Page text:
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01.09.2009 | Review Article | Ausgabe 9/2009

Graefe's Archive for Clinical and Experimental Ophthalmology 9/2009

Visualizing vitreous in vitrectomy by triamcinolone

Graefe's Archive for Clinical and Experimental Ophthalmology > Ausgabe 9/2009
Taiji Sakamoto, Tatsuro Ishibashi
Wichtige Hinweise
Supported in part by a Grant from the Research Committee on Chorioretinal Degeneration and Optic Atrophy, Ministry of Health, Labor, and Welfare; and by a Grant-in-Aid for Scientific Research from the Ministry of Education, Science, and Culture of the Japanese Government.
Conflict of interest None.



Visualizing vitreous and retinal surface during vitrectomy, choromovitrectomy, is a novel approach in vitrectomy.


Triamcinolone acetonide (TA) is now most commonly used as an adjunct to vitrectomy for this purpose. Intraoperative use of TA can visualize posterior hyaloid, preretinal membrane, internal limiting membrane (ILM) during pars plana vitrectomy, and prolapsed vitreous during cataract surgery, which can make the procedure very safe and effective. TA-assisted vitrectomy is favorably applied to surgery for macular hole, proliferative vitreoretinopathy, diabetic retinopathy, uveitis, and others. In addition, this technique can disclose the residual hyaloid cortex pattern after surgical posterior vitreous detachment. Diffuse posterior hyaloids cortex is frequently seen in diabetic retinopathy and high myopia, and an island-like cortex is often left on the macula, which can be a scaffold of future macular pucker.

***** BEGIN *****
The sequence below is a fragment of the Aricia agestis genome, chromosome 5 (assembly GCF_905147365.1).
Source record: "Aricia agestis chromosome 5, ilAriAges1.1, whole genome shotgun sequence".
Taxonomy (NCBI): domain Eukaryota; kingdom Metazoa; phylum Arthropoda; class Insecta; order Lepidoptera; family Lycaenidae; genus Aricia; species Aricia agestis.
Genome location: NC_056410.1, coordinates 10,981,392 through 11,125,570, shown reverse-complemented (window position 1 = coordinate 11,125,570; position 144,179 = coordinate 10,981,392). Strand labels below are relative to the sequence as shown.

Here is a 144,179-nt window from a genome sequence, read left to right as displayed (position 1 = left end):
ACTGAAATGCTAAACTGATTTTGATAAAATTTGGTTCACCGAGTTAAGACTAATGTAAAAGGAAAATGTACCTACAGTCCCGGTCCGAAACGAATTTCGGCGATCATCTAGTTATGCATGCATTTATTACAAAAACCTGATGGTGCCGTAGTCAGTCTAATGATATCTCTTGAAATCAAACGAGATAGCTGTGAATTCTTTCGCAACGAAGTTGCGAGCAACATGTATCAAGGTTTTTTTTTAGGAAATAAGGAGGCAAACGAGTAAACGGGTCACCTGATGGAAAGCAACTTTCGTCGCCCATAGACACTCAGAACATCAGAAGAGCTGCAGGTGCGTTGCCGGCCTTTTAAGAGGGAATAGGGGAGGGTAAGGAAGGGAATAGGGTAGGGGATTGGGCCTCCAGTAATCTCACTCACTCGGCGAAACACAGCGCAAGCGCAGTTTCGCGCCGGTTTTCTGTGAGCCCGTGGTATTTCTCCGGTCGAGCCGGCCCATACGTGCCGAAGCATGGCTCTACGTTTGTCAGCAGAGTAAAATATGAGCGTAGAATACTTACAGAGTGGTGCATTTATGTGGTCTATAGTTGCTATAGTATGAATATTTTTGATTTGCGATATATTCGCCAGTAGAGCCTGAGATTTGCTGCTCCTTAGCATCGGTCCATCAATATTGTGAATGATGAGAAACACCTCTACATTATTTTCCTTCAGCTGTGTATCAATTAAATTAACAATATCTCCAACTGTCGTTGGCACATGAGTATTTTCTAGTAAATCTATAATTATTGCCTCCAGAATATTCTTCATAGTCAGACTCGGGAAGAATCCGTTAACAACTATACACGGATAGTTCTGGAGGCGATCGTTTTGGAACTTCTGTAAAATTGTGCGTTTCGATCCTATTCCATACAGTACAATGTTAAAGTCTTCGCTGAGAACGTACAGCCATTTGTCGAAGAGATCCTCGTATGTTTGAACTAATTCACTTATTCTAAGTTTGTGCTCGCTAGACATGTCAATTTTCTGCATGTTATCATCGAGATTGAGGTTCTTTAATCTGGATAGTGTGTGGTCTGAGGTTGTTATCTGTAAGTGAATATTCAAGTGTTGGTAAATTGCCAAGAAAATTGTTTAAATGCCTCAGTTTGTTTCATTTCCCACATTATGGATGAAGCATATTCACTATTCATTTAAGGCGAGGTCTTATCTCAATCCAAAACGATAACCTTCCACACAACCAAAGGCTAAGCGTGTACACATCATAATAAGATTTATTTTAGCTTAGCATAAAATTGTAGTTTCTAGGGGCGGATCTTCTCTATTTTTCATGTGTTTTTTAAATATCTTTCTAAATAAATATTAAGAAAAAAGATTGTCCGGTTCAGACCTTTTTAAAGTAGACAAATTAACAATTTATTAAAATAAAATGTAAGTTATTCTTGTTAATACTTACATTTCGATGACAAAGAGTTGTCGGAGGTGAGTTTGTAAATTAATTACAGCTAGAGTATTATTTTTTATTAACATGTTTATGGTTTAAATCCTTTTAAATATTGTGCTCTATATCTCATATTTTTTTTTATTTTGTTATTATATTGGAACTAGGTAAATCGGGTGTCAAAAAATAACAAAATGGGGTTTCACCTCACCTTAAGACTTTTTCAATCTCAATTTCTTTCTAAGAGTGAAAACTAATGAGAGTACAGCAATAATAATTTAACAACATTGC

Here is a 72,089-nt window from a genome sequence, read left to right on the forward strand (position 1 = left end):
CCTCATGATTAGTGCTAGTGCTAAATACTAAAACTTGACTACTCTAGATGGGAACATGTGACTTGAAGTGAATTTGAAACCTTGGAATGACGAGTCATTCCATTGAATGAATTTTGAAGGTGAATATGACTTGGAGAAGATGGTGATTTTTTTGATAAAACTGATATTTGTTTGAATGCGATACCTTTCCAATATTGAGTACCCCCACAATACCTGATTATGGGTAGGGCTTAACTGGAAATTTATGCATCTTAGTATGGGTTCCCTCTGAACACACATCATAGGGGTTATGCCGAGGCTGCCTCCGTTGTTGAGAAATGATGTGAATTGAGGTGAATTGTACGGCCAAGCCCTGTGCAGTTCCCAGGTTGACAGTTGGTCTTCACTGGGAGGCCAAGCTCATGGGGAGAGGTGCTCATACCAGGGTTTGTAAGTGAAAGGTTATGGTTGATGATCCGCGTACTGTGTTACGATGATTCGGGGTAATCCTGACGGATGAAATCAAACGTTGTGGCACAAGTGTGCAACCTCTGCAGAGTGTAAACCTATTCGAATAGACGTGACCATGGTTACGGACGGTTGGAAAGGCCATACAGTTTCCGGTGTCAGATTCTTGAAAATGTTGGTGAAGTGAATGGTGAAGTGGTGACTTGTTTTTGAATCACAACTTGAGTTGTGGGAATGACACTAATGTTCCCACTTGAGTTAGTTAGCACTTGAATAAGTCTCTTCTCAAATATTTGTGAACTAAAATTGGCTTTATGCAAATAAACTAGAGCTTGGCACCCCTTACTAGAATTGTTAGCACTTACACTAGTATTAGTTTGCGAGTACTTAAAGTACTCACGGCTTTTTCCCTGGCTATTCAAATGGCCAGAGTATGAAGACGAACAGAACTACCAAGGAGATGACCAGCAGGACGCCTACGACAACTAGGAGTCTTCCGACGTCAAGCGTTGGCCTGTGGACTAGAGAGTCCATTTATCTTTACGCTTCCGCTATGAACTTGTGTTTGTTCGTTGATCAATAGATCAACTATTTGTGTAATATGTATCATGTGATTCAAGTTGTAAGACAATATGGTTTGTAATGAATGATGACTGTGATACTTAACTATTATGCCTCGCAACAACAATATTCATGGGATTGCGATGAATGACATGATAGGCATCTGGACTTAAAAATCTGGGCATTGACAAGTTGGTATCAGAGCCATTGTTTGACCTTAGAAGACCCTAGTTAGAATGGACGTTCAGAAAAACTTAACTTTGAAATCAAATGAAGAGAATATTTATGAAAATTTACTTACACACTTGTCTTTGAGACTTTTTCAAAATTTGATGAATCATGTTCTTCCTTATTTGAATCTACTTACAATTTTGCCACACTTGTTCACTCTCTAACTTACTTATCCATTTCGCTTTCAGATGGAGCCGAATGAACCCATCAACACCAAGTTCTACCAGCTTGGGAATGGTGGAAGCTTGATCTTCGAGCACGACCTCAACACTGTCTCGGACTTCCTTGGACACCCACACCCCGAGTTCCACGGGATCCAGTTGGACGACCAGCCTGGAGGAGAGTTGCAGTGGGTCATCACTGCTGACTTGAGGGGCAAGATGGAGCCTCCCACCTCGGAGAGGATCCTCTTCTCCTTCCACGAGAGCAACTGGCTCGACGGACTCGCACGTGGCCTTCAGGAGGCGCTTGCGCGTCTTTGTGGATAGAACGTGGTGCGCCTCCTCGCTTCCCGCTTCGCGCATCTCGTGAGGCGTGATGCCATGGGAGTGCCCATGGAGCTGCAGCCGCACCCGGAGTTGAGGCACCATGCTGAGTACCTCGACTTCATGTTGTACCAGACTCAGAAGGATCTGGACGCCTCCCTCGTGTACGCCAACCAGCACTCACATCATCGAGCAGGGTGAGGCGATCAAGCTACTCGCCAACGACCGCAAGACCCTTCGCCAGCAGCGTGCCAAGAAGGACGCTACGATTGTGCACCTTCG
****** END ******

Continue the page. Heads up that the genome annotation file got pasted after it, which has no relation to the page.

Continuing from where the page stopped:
The prospective controlled clinical trial showed that TA-assisted vitrectomy reduced the incidence of intraoperative retinal break and retinal detachment more significantly than conventional vitrectomy, although post-operative visual acuity after 1 year was almost the same with each method. Adverse events related to TA-assisted vitrectomy included transient intraocular pressure elevation (approximately 5.0%); most of these events are manageable with topical treatment. The incidence of acute endophthalmitis was 0.03–0.05% , which was at a level comparable to conventional vitrectomy.


In this article, current status and the possible problems of TA-assisted vitrectomy are reviewed.

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